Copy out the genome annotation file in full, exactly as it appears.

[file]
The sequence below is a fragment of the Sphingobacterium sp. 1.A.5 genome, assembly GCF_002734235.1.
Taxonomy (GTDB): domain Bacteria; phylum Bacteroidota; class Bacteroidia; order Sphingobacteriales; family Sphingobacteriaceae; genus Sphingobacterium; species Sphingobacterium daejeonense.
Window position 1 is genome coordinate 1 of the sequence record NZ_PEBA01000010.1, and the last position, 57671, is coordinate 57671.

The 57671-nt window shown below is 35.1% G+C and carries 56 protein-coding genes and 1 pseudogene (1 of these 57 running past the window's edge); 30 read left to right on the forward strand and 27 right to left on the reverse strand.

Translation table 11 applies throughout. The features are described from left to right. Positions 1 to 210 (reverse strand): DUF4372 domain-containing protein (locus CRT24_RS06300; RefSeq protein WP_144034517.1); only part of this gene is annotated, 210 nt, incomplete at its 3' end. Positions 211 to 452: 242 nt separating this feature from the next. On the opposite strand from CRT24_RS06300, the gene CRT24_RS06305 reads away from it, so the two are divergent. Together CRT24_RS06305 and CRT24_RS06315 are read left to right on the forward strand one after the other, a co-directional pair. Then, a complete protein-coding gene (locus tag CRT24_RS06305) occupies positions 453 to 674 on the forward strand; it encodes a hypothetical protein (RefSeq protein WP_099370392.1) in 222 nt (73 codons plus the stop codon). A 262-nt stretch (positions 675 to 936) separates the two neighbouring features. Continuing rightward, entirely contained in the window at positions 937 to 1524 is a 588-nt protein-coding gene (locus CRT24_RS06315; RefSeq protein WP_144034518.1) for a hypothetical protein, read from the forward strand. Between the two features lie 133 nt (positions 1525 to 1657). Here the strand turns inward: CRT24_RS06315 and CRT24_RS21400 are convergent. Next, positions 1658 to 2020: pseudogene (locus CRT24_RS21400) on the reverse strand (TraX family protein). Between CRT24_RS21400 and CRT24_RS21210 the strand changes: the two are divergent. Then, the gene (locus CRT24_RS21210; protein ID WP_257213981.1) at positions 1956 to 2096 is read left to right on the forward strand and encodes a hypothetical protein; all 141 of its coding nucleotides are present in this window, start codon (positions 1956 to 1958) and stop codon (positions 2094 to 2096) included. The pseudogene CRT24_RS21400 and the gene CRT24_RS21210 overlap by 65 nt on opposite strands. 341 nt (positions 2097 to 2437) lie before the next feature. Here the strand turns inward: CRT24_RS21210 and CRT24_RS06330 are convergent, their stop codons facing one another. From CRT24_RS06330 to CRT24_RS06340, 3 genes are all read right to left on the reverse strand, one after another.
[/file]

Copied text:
The sequence below is a fragment of the Sphingobacterium sp. 1.A.5 genome, assembly GCF_002734235.1.
Taxonomy (GTDB): domain Bacteria; phylum Bacteroidota; class Bacteroidia; order Sphingobacteriales; family Sphingobacteriaceae; genus Sphingobacterium; species Sphingobacterium daejeonense.
Window position 1 is genome coordinate 1 of the sequence record NZ_PEBA01000010.1, and the last position, 57671, is coordinate 57671.

The 57671-nt window shown below is 35.1% G+C and carries 56 protein-coding genes and 1 pseudogene (1 of these 57 running past the window's edge); 30 read left to right on the forward strand and 27 right to left on the reverse strand.

Translation table 11 applies throughout. The features are described from left to right. Positions 1 to 210 (reverse strand): DUF4372 domain-containing protein (locus CRT24_RS06300; RefSeq protein WP_144034517.1); only part of this gene is annotated, 210 nt, incomplete at its 3' end. Positions 211 to 452: 242 nt separating this feature from the next. On the opposite strand from CRT24_RS06300, the gene CRT24_RS06305 reads away from it, so the two are divergent. Together CRT24_RS06305 and CRT24_RS06315 are read left to right on the forward strand one after the other, a co-directional pair. Then, a complete protein-coding gene (locus tag CRT24_RS06305) occupies positions 453 to 674 on the forward strand; it encodes a hypothetical protein (RefSeq protein WP_099370392.1) in 222 nt (73 codons plus the stop codon). A 262-nt stretch (positions 675 to 936) separates the two neighbouring features. Continuing rightward, entirely contained in the window at positions 937 to 1524 is a 588-nt protein-coding gene (locus CRT24_RS06315; RefSeq protein WP_144034518.1) for a hypothetical protein, read from the forward strand. Between the two features lie 133 nt (positions 1525 to 1657). Here the strand turns inward: CRT24_RS06315 and CRT24_RS21400 are convergent. Next, positions 1658 to 2020: pseudogene (locus CRT24_RS21400) on the reverse strand (TraX family protein). Between CRT24_RS21400 and CRT24_RS21210 the strand changes: the two are divergent. Then, the gene (locus CRT24_RS21210; protein ID WP_257213981.1) at positions 1956 to 2096 is read left to right on the forward strand and encodes a hypothetical protein; all 141 of its coding nucleotides are present in this window, start codon (positions 1956 to 1958) and stop codon (positions 2094 to 2096) included. The pseudogene CRT24_RS21400 and the gene CRT24_RS21210 overlap by 65 nt on opposite strands. 341 nt (positions 2097 to 2437) lie before the next feature. Here the strand turns inward: CRT24_RS21210 and CRT24_RS06330 are convergent, their stop codons facing one another. From CRT24_RS06330 to CRT24_RS06340, 3 genes are all read right to left on the reverse strand, one after another.